27th Jun, 2022

Ex-garage boss held up Coventry Post Office with fake gun

Correspondent 16th Mar, 2017

A MAN whose car body repair business was failing because of his drinking drove to his local post office in his works van and tried to hold up the sub-postmaster with a fake gun.

Mark Longden fled empty-handed after his victim, fearing for his life, dived to the floor and hit the panic alarm. But he was recognised by another staff member as a regular customer.

Longden (59) of Avon Street, Coventry, escaped being jailed after pleading guilty at Warwick Crown Court to attempted robbery and possessing an imitation firearm.

Instead Longden, who had just one conviction when he was fined for handling stolen goods 31 years ago, was sentenced to two years in prison suspended for two years, with a rehabilitation activity for 60 days.

Prosecutor Blondel Thompson said sub-postmaster Ranjit Thiara was at the Upper Stoke Post Office in Coventry Street, Coventry, around 5.30pm on December 8 when Longden entered.

He was wearing his blue work overalls, goggles and a decorator’s face mask, and Mr Thiara did not recognise him.

Longden pulled out what Mr Thiara believed was an antique-style gun, and pointed it at his victim through the glass screen, demanding: “Give me all you’ve got.”

As London fled, member of staff recognised him as someone who worked at a garage ‘up the road.’

When the police went to the garages they saw Longden burning the paper overalls and face mask, and found the ‘gun’ made from a length of tubing and pieces of wood bound by masking tape.

The distinctive van in which he had driven to and from the post office was parked nearby, but when he was questioned Longden claimed he had just gone there to buy cigarettes.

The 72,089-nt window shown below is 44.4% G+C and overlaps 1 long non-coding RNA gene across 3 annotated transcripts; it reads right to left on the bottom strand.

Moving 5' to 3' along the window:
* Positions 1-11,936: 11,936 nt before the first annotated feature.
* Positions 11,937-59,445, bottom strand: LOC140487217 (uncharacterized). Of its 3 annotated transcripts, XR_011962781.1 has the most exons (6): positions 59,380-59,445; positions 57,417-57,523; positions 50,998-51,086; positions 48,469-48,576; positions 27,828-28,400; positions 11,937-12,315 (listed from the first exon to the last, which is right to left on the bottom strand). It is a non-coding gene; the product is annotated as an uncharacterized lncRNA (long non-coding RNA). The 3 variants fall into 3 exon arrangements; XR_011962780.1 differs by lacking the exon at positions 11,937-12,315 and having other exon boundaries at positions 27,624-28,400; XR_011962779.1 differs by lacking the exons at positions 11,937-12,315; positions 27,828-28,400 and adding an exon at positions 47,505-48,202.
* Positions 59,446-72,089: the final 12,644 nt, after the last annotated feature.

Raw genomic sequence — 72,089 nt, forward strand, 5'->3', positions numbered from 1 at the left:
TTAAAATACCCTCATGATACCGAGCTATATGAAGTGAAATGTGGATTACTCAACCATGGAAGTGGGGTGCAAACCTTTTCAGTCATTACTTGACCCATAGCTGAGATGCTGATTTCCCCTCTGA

Recorder Stephen Linehan QC commented: “People who work in premises where there’s cash available are vulnerable to robberies or attempted robberies of this nature.”

David Murray, defending, said there were a number of references from relatives and people who knew Longden which showed the incident had been ‘completely out of character.’

Mr Murray said Longden had not dealt well with illnesses suffered by his wife and daughter and began drinking too much, as a result of which his car body repair business began to suffer.

He had had a good reputation, but vehicles were being returned because of poor quality work – and the business has since closed down.

Mr Murray said Longden was now off alcohol and attending weekly Alcoholics Anonymous meetings.

Sentencing Longden, Recorder Linehan told him: “This offence ordinarily attracts a sentence of immediate imprisonment, and when that offence is accompanied by the use of an imitation firearm, that sentence becomes almost inevitable.

“That is the sentence I must pass, but I find that in the extraordinary circumstances of this case, I can suspend it.”

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